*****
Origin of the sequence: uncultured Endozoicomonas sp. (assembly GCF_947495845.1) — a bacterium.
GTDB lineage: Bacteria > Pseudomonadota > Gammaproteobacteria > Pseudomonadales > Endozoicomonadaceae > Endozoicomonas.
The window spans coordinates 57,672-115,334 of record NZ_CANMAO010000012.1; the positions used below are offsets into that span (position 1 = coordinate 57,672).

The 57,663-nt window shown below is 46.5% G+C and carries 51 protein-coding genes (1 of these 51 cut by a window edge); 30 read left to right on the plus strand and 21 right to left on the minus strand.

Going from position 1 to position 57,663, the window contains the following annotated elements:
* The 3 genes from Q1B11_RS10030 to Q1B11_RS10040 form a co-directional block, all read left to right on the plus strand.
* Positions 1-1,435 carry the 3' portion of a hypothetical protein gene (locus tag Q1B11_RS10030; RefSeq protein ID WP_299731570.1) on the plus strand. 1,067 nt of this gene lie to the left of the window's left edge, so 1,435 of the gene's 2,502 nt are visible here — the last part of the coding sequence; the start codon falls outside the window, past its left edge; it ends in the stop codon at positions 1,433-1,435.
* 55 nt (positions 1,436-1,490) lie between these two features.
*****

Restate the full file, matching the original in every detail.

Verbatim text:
Origin of the sequence: uncultured Endozoicomonas sp. (assembly GCF_947495845.1) — a bacterium.
GTDB lineage: Bacteria > Pseudomonadota > Gammaproteobacteria > Pseudomonadales > Endozoicomonadaceae > Endozoicomonas.
The window spans coordinates 57,672-115,334 of record NZ_CANMAO010000012.1; the positions used below are offsets into that span (position 1 = coordinate 57,672).

The 57,663-nt window shown below is 46.5% G+C and carries 51 protein-coding genes (1 of these 51 cut by a window edge); 30 read left to right on the plus strand and 21 right to left on the minus strand.

Going from position 1 to position 57,663, the window contains the following annotated elements:
* The 3 genes from Q1B11_RS10030 to Q1B11_RS10040 form a co-directional block, all read left to right on the plus strand.
* Positions 1-1,435 carry the 3' portion of a hypothetical protein gene (locus tag Q1B11_RS10030; RefSeq protein ID WP_299731570.1) on the plus strand. 1,067 nt of this gene lie to the left of the window's left edge, so 1,435 of the gene's 2,502 nt are visible here — the last part of the coding sequence; the start codon falls outside the window, past its left edge; it ends in the stop codon at positions 1,433-1,435.
* 55 nt (positions 1,436-1,490) lie between these two features.